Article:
Bob Dylan’s “Shelter From the Storm” provides a very nice feeling of being in the recording studio. I found myself having to pick apart the things the Sony doesn’t do as well as my $8,000 separates. The guitar isn’t quite as detailed and lacks a bit of the air around the notes. The separation and sound stage are also smaller, but the Sony costs $6,700 less and doesn’t take up a whole room. The overall feeling and emotion of the song are there and communicated by the ST-HT7. It paints a wonderful picture that you’ll need a more expensive and larger setup to beat.

Dave Matthews & Tim Reynolds: Live at Radio City remains a superb example of audio on Blu-ray. Picking a sound mode here presents a puzzle. Do I pick Movie as it’s a 5.1 TrueHD soundtrack? Or Music as it is a concert? Perhaps just Standard to remain neutral? Movie provides a much more immersive feeling than the other modes, though the vocals really need to be pumped up to 3 on this disc. I crank the Sony well past my usual levels and it doesn’t crack at all.

Imaging on “Two Step” is very nice and the song moves right along. Perhaps the sound of Tim Reynolds’ guitar gets a little harsh as I push the Sony to extreme volume levels, but I’m really digging for complaints.

On the right side of the HT-ST7 you’ll find an NFC connection for Bluetooth. Touching my Nexus 7 tablet to this let me instantly pair them and stream my favorite tracks from Spotify or Amazon Cloud Player right to the HT-ST7. While not everyone has bought into NFC yet (cough*Apple*cough), support keeps growing and it makes streaming music for friends far easier. You can pair with Bluetooth the usual way but using NFC will let you connect and start streaming music without needing a remote at all.

This made it easy to play back everything I owned on the Sony without wires. My Spotify playlists stream directly to it from my phone or tablet. Using an App for my NAS lets me stream my entire music library to it instantly. No cables. No Bluetooth access keys. I tap on the bar with my tablet and it works.

The one sound mode I found no use for is Football. Even with a football game off my TiVo, it sounded like I was in a large, cavernous stadium that echoed all around me. Instead of feeling like part of the crowd I feel like I’m a spectator in an empty arena. I went back to Standard or Movie for sporting events and found it much better.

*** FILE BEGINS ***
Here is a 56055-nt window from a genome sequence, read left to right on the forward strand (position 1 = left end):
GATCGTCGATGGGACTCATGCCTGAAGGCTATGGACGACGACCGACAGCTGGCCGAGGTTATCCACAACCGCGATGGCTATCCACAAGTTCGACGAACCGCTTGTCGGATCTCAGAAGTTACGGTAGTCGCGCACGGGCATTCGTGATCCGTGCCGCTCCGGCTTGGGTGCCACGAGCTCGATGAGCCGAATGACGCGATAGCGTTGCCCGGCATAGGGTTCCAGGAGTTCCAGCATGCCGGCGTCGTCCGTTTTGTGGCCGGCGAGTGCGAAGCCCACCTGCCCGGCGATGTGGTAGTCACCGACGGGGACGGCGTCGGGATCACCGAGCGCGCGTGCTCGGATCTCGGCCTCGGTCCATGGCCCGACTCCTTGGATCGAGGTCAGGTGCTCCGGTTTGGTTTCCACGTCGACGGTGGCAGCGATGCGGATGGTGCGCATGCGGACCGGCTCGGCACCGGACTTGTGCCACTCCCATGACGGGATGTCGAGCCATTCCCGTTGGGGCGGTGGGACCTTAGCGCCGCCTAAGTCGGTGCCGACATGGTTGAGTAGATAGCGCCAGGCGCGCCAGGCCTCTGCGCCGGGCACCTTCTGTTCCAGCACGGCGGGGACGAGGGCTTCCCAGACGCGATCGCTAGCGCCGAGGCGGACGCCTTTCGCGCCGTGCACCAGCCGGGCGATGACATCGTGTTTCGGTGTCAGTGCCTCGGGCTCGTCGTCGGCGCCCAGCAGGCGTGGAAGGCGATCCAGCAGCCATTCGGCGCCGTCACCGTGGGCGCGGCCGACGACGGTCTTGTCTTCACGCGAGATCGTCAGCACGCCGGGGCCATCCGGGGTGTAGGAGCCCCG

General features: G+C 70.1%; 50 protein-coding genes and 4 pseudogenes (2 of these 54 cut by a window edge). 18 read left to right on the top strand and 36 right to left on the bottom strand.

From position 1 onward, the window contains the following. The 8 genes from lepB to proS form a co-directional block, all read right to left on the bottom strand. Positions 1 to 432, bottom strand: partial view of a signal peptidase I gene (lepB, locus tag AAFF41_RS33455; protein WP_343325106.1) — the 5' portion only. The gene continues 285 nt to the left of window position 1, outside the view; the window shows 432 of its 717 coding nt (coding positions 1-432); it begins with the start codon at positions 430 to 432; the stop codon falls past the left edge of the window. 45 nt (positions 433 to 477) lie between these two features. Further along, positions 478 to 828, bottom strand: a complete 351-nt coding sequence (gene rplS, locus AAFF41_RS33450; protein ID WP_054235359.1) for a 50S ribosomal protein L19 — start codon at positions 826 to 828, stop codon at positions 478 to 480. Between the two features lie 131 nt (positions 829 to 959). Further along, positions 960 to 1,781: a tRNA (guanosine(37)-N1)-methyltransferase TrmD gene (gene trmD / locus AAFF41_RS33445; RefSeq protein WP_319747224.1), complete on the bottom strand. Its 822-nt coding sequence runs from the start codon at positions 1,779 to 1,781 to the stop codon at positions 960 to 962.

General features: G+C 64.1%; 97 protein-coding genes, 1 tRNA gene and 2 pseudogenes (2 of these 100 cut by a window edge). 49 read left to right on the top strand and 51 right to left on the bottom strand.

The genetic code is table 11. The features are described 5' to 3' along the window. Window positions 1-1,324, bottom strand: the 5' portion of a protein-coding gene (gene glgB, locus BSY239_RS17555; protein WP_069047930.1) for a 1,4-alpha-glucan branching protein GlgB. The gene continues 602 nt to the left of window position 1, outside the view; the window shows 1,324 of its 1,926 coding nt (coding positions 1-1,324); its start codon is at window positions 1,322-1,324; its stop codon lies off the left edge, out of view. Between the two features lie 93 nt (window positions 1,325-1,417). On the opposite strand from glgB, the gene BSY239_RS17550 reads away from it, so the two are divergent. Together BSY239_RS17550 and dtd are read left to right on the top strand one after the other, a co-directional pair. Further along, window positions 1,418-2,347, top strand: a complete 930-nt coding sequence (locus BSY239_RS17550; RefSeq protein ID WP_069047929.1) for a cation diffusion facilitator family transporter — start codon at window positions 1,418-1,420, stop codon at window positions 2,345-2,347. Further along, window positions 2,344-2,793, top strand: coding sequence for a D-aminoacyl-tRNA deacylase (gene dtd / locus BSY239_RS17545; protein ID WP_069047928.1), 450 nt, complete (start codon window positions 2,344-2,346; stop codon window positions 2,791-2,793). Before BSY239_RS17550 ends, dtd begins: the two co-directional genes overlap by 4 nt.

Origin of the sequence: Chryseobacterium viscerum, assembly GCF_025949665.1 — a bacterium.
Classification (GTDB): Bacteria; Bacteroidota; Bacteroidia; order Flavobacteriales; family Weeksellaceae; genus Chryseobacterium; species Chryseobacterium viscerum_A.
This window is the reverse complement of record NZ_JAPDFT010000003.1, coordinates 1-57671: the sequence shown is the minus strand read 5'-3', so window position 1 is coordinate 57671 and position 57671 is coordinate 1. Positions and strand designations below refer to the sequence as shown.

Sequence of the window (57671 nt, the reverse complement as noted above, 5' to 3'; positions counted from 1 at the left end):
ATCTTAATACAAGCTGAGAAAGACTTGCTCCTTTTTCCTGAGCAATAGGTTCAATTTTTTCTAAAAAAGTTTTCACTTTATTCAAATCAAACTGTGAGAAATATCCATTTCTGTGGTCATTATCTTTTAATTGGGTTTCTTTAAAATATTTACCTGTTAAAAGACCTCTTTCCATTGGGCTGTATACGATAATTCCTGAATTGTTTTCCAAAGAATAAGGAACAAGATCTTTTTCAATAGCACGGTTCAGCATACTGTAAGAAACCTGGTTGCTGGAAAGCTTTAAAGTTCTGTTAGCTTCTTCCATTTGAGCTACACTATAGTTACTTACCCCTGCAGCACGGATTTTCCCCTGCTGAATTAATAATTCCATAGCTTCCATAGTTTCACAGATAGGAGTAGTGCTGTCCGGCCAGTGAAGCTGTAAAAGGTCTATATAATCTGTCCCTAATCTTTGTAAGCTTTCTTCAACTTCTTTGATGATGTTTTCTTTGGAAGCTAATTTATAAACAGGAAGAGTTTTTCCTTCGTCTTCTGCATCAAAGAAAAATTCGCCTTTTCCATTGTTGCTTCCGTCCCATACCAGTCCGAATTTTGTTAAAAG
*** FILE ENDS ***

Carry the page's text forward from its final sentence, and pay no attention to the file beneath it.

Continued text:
With a variety of content, from Blu-ray to SACD and TV, the Sony moved right along and sounded great doing it. The Movie mode causes the vocals to vanish a bit too much but the Voice setting remedies it quickly. HDMI-CEC worked perfectly in my testing. Turning on a TV or Blu-ray player caused the Sony to spring to life and start playing back my media. I wish the cable access area was larger, and perhaps for a 4th HDMI input, but that is where my issues with the Sony in use stop.


The Sony HT-ST7 Sound Bar On The Bench

The Sony HT-ST7 bar crosses over to the subwoofer at 180Hz. I tested it measuring the response without the subwoofer and then with the subwoofer to see how it performs.

Playing audio back at 80dB (blue), 85dB (red) and 90dB (green) we see a lack of compression showing that the Sony is keeping up with these higher sound levels. There is a quick fall-off below 200 Hz, and the rise at 110-120Hz is almost certainly due to a room resonance.

Adding in the subwoofer (purple) and testing at 85dB we see the frequency response remain the same down to 180Hz, at which point the subwoofer extends the low frequency response down to 40 Hz or so. It won’t plumb the depths but it will provide reasonably deep response.

Testing with (purple) and without (red) the grill, it made virtually no difference to the measurements. You can pick based on aesthetics, or trying to keep your kids from damaging the speakers like I did.

Finally we see a comparison of the different sound modes through the HT-ST7: music (purple), movie (green), football (light blue) and standard (blue). The biggest difference is with movie having a large dip between 2 kHz and 4 kHz. This falls right in the human vocal range which is why I needed that bump up on the Voice setting. The other main difference is a big rise past 8 kHz for the music mode. Standard mode is the flattest of the choices, as I’d expect, and is what will provide the most neutral playback. The hump on music below 180 Hz is almost certainly a room issue as testing was done without the subwoofer engaged.


Conclusions about the Sony HT-ST7 Sound Bar

I think that sound bars fall into two main categories. The first is simply getting better sound than your TV. Flat panels have pretty awful sound, so adding on a $250 sound bar can make a sizable improvement. The second is trying to provide high quality sound for people that don’t want to fill the room with boxes or just want something simple. That is what the HT-ST7 is trying to provide. It’s also something that I thought was a bit dubious as the sound bar factor includes many inherent issues.

Putting those issues aside, Sony has done a fantastic job as coaxing high-quality audio out of a user-friendly box. Movies and music are clear and clean with dynamics that are much better than I expected. Sound bars have always left me lacking when it comes to music listening but the Sony did better than I could have possibly expected it to.

Perhaps the killer feature is the use of NFC and Bluetooth. Getting your audio from your tablet or Smartphone to the HT-ST7 is as easy as it can be with no external accessories needed. Making the Sony so easy to implement into your system and requiring virtually no work is what makes it so great. It is a high-quality, lifestyle audio system that looks and sounds the part.

If you want great sound in a simple, convenient package, I think you’ll be highly impressed by what the Sony HT-ST7 can do.